Some House Democrats mull over how to oust Pelosi as leader

Posted June 27, 2017

The Republican victor of the most expensive House race ever took her seat representing Atlanta's outskirts Monday evening, along with a South Carolina Republican who claimed a narrower-than-expected victory to retain a strongly Republican seat.

Pelosi has been under fire by critics in her party who look to the recent special elections - in which Democrats lost to Republicans in all four cases - as a further sign that it is time for new party leadership.

Handel defeated Democrat Jon Ossoff in the most expensive congressional election in history, with spending expected to have topped $50 million.

Republican Ralph Norman, a staunch conservative, had a 3 percentage point victory last week in a far quieter SC race in a district that went for President Donald Trump past year by 18 percentage points.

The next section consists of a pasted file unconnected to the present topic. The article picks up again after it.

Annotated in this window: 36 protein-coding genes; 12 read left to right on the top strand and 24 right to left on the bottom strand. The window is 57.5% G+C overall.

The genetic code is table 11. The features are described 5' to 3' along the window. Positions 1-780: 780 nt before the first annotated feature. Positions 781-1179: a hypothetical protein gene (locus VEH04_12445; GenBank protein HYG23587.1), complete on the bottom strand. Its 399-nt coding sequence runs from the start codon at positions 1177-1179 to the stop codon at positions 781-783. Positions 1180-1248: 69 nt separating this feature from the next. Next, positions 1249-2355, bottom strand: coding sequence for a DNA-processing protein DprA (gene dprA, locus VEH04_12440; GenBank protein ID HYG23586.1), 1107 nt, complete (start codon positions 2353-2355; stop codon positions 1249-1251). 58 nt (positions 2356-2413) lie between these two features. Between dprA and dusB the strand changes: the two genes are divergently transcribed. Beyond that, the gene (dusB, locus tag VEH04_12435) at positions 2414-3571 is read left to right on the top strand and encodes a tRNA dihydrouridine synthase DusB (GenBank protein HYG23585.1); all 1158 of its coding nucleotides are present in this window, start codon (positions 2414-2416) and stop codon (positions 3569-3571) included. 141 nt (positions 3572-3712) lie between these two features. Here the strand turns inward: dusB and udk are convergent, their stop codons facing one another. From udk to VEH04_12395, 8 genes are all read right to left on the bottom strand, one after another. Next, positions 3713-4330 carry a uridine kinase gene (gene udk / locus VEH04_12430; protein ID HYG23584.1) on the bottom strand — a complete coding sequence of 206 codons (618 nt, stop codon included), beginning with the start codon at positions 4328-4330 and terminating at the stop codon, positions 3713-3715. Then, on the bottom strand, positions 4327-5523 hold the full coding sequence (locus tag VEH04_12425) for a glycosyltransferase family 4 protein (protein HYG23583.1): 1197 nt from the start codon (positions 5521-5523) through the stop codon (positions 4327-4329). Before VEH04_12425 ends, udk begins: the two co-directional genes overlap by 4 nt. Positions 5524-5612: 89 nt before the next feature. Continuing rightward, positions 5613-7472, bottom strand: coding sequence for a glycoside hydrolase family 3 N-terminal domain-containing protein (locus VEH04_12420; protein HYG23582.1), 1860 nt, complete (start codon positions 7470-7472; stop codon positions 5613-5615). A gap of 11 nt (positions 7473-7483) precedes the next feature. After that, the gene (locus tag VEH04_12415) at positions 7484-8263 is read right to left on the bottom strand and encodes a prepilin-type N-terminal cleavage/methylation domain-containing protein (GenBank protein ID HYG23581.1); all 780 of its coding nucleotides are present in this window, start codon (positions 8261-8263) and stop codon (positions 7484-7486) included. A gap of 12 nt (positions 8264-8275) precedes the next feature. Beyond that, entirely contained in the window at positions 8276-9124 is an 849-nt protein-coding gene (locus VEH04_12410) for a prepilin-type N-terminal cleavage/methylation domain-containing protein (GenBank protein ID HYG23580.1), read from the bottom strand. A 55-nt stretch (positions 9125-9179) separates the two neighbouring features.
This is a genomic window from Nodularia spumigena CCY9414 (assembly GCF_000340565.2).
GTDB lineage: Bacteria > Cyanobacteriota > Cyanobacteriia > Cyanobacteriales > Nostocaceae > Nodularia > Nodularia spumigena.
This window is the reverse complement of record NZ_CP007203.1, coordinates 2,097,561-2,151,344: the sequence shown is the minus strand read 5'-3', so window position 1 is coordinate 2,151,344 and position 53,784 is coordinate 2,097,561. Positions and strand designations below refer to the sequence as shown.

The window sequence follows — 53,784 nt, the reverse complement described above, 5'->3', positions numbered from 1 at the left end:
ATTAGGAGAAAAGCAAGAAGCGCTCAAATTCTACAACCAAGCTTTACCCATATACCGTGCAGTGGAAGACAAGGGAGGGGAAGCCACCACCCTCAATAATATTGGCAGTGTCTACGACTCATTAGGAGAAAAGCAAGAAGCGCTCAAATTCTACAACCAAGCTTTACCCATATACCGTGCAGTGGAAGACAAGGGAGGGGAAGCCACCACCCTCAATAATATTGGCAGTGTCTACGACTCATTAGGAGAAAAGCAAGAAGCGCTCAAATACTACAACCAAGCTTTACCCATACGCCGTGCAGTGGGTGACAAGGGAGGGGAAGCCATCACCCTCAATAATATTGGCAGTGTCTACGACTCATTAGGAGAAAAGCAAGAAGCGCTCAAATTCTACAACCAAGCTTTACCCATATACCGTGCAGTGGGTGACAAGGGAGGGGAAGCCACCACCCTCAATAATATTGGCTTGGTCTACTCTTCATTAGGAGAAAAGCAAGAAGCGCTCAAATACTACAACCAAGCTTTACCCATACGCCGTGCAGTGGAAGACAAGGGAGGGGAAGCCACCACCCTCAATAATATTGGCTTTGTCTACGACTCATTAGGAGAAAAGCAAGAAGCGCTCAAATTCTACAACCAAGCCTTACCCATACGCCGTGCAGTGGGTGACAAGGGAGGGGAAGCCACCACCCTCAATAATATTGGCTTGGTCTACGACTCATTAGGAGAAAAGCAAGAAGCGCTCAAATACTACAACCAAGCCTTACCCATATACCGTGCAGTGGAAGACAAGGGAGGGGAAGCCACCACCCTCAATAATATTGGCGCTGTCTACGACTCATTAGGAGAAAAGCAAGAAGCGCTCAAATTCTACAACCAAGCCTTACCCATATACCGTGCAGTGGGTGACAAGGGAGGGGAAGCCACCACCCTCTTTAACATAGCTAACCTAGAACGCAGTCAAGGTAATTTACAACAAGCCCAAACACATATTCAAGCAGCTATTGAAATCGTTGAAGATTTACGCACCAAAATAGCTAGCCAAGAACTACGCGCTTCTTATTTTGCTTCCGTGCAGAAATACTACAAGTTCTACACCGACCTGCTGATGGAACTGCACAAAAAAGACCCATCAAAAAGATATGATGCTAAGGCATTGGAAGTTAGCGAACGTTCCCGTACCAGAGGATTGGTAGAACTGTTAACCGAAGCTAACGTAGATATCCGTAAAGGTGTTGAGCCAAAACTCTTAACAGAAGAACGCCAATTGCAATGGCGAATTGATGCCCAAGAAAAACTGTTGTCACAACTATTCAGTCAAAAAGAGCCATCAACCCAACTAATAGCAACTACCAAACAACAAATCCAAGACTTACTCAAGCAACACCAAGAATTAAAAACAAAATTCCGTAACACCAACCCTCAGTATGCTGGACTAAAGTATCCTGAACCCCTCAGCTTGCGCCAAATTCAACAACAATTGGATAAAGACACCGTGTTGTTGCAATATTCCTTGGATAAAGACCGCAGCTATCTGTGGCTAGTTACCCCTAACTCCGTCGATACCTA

So, Pelosi said, she replied, "Mr. President, that isn't true and there's no evidence, facts or data to support what you're saying".

"Don't tell anybody I told you this", she joked to Reid. The Georgia seat went only narrowly for Trump past year, even though it strongly backed Tom Price, who resigned to become secretary of the Department of Health and Human Services.

The new polling numbers represent more bad news for House Minority Leader Nancy Pelosi, who is facing calls to step down in the wake of four straight losses in special elections for Democrats, as well as Senate Minority Leader Chuck Schumer, who recently admitted that Democrats lack any sort of real message.

Pelosi, 77, said there's no room to fix the legislation and instead Democrats and Republicans should focus on improving Obamacare, "instead of sabotaging it", she said.

"I've always had a challenge in the caucus right from the start", she said.

The California Democrat then asked the crowd, "Why so insecure?"